Sunday, 8 August 2010

Back to the WWOOFing

Our trip to Ireland has started well for us, it has been good to be back WWOOFing after our enforced break, and Laura’s ankle is holding up very well to being back at work.

Since last Tuesday we have been on a smallholding right on the banks of Cork harbour, near a small village called Carrigtwohill. Our hosts, Peter and Carragh have been great and we’ve really felt very welcomed. It’s been different to be staying with hosts of a similar age to ourselves, and good to meet other ‘younger’ people interested in living a more self sufficient lifestyle. It is a very family orientated life here with various siblings and other relations living close by and dropping in at regular intervals. We had an interesting evening chatting to Peter’s granddad, and have come to realise how amazingly poor our grasp of what is essentially fairly recent British/Irish history is. I’m sure we were taught nothing of how Ireland came to be controlled by the British at school, and equally little of the uprisings and civil war here, the creation of the Irish free state and eventually the foundation of the Republic in the first part of the 20th century. Why was that?



As for the work we spent our first two days working in an orchard within the walled garden that they have here. We were clearing and mowing the overgrown ground of weeds and long grass ready for when the apples are ready to harvest in the autumn – they turn all the apples into delicious apple juice (we tried some of last years – delicious!).







We’ve also done a few other odd jobs including babysitting Peter and Carragh’s children, harvesting some onions, planting a few lettuces, moving a fence, watering the greenhouse and feeding the pigs – which is quite a funny spectacle to watch as they try to get the feed off me as I carry it over to the far corner of their field where the trough is!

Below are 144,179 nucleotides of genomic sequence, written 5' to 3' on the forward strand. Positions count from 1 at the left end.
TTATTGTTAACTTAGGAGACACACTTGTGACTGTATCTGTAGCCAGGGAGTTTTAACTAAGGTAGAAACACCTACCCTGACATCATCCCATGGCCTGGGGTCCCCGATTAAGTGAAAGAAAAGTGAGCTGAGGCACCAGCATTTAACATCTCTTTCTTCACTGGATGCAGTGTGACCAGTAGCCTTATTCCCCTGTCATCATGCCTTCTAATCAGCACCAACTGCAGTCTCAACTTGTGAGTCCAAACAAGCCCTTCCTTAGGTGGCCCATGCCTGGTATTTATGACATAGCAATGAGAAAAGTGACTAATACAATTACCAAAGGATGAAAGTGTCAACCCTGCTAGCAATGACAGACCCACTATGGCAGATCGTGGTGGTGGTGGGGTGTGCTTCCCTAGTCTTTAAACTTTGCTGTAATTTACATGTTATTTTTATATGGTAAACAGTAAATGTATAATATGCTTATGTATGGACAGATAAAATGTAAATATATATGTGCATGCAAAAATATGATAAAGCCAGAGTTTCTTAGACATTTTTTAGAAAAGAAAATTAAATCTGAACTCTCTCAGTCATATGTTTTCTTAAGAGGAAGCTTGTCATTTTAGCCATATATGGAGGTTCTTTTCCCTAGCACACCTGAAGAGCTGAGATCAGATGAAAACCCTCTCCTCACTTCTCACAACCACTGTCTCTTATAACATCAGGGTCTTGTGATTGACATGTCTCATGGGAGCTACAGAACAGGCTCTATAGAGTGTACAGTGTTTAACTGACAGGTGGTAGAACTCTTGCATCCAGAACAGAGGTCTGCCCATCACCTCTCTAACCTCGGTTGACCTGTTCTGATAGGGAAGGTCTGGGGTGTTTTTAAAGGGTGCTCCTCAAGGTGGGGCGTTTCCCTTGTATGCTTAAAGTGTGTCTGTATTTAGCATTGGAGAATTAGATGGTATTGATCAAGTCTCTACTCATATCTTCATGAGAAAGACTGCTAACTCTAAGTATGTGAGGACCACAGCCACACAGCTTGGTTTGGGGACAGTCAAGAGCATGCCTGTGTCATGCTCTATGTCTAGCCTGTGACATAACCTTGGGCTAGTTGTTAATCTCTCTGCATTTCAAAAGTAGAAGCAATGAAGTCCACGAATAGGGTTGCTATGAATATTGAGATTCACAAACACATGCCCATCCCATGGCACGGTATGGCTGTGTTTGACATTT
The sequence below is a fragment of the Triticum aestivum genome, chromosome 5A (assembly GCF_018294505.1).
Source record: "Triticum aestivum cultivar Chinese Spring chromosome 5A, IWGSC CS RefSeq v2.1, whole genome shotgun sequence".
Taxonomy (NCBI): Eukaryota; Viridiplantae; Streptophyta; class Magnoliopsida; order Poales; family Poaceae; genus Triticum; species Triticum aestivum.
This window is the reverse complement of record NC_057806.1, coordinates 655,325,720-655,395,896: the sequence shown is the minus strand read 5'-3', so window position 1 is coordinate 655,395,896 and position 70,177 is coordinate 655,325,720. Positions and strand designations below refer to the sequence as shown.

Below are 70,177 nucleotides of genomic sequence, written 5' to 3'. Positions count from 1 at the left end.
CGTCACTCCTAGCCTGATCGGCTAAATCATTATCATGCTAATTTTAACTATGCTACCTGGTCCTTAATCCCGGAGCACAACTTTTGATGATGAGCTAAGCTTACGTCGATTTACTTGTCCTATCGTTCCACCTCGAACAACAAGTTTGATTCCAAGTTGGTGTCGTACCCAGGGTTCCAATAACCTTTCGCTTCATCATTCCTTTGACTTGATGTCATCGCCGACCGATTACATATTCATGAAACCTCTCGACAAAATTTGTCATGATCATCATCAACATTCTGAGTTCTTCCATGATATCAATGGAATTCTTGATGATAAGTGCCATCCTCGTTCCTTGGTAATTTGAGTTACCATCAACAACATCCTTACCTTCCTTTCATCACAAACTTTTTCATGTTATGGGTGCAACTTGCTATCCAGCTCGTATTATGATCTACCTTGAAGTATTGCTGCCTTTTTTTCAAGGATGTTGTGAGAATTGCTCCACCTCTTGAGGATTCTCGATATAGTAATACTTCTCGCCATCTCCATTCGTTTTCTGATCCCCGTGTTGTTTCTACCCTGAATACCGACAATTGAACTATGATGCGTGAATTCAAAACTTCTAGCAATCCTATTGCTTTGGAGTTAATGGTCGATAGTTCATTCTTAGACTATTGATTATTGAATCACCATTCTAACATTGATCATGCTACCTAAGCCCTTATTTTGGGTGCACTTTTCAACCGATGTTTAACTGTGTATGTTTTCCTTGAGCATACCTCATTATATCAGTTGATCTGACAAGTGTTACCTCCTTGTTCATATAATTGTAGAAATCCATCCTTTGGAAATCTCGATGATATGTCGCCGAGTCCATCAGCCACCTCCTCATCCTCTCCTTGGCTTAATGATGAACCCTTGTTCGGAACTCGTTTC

video

On Saturday we worked in the morning finishing the last bit of clearing in the walled garden then had the afternoon to go and explore. We went to the Ballymaloe cookery school http://www.cookingisfun.ie/ (which is nearby and is owned and run by Carragh’s family) and ate delicious pizzas, before going for a lovely walk in the baking hot sunshine along the cliffs at Ballycotton and stopping for the first Guinness of our trip! Today we went down to Kinsale which is a lovely seaside town near Cork where we had some lunch, then in the afternoon explored the coast for a while before heading back along to the cliffs near Ballycotton. This time walking along from the other direction and stopping in a small cove where we went swimming – it was bracing! And then we warmed up sunbathing and reading for an hour or two on the shore.





In a change to our previously advertised itinerary we are headed up to Dublin tomorrow and will be staying on Howth, an island overlooking Dublin Bay for the rest of this week. We have been given the opportunity by a friend of Carragh’s to stay in a house there for a few days in exchange for some gardening – and it’s an offer we couldn’t refuse!

1 comment:

  1. Gorgeous. I think Cork is definitely a good potential site for your future homestead, mainly because I want to go there. And I'm jealous you went to Ballymaloe - Rachel Allen is my baking hero! We have had nothing approaching sunbathing weather here, so it is obviously the promised land. Buy now xx

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